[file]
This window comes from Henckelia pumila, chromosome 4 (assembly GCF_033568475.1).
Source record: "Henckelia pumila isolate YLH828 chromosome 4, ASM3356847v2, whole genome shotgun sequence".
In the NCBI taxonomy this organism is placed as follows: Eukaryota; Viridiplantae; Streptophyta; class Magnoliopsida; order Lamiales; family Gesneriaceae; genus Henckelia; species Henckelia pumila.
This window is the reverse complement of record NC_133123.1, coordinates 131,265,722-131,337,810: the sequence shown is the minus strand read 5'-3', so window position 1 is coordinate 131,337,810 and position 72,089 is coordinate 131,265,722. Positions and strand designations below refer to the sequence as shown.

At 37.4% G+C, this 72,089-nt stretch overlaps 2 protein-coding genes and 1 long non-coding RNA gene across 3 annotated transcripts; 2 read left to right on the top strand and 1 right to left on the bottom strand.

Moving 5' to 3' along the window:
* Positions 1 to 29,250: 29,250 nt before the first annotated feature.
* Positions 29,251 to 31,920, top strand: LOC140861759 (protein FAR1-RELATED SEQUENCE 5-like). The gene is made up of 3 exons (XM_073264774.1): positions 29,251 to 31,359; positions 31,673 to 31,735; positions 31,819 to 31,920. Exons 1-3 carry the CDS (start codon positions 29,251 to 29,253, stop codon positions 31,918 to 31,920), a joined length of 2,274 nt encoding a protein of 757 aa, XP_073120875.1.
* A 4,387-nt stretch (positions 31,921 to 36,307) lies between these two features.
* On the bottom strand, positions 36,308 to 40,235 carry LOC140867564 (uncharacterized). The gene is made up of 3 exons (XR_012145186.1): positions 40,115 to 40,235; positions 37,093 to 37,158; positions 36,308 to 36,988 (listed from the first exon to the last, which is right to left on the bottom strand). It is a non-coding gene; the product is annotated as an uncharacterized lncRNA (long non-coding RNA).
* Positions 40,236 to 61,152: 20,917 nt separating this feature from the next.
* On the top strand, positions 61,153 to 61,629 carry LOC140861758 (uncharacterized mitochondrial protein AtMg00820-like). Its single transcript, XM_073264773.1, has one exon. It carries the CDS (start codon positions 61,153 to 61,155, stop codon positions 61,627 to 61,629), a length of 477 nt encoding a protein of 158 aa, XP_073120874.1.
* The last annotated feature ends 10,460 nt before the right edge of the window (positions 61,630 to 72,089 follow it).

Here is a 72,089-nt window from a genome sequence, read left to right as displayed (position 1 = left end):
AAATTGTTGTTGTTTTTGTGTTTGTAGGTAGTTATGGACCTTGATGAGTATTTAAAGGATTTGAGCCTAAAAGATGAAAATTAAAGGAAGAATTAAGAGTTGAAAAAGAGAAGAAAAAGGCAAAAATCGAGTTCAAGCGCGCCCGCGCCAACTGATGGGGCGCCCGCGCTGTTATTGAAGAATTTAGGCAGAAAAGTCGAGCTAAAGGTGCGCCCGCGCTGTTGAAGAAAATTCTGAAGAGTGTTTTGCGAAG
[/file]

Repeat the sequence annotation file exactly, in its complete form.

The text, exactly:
This window comes from Henckelia pumila, chromosome 4 (assembly GCF_033568475.1).
Source record: "Henckelia pumila isolate YLH828 chromosome 4, ASM3356847v2, whole genome shotgun sequence".
In the NCBI taxonomy this organism is placed as follows: Eukaryota; Viridiplantae; Streptophyta; class Magnoliopsida; order Lamiales; family Gesneriaceae; genus Henckelia; species Henckelia pumila.
This window is the reverse complement of record NC_133123.1, coordinates 131,265,722-131,337,810: the sequence shown is the minus strand read 5'-3', so window position 1 is coordinate 131,337,810 and position 72,089 is coordinate 131,265,722. Positions and strand designations below refer to the sequence as shown.

At 37.4% G+C, this 72,089-nt stretch overlaps 2 protein-coding genes and 1 long non-coding RNA gene across 3 annotated transcripts; 2 read left to right on the top strand and 1 right to left on the bottom strand.

Moving 5' to 3' along the window:
* Positions 1 to 29,250: 29,250 nt before the first annotated feature.
* Positions 29,251 to 31,920, top strand: LOC140861759 (protein FAR1-RELATED SEQUENCE 5-like). The gene is made up of 3 exons (XM_073264774.1): positions 29,251 to 31,359; positions 31,673 to 31,735; positions 31,819 to 31,920. Exons 1-3 carry the CDS (start codon positions 29,251 to 29,253, stop codon positions 31,918 to 31,920), a joined length of 2,274 nt encoding a protein of 757 aa, XP_073120875.1.
* A 4,387-nt stretch (positions 31,921 to 36,307) lies between these two features.
* On the bottom strand, positions 36,308 to 40,235 carry LOC140867564 (uncharacterized). The gene is made up of 3 exons (XR_012145186.1): positions 40,115 to 40,235; positions 37,093 to 37,158; positions 36,308 to 36,988 (listed from the first exon to the last, which is right to left on the bottom strand). It is a non-coding gene; the product is annotated as an uncharacterized lncRNA (long non-coding RNA).
* Positions 40,236 to 61,152: 20,917 nt separating this feature from the next.
* On the top strand, positions 61,153 to 61,629 carry LOC140861758 (uncharacterized mitochondrial protein AtMg00820-like). Its single transcript, XM_073264773.1, has one exon. It carries the CDS (start codon positions 61,153 to 61,155, stop codon positions 61,627 to 61,629), a length of 477 nt encoding a protein of 158 aa, XP_073120874.1.
* The last annotated feature ends 10,460 nt before the right edge of the window (positions 61,630 to 72,089 follow it).

Here is a 72,089-nt window from a genome sequence, read left to right as displayed (position 1 = left end):
AAATTGTTGTTGTTTTTGTGTTTGTAGGTAGTTATGGACCTTGATGAGTATTTAAAGGATTTGAGCCTAAAAGATGAAAATTAAAGGAAGAATTAAGAGTTGAAAAAGAGAAGAAAAAGGCAAAAATCGAGTTCAAGCGCGCCCGCGCCAACTGATGGGGCGCCCGCGCTGTTATTGAAGAATTTAGGCAGAAAAGTCGAGCTAAAGGTGCGCCCGCGCTGTTGAAGAAAATTCTGAAGAGTGTTTTGCGAAG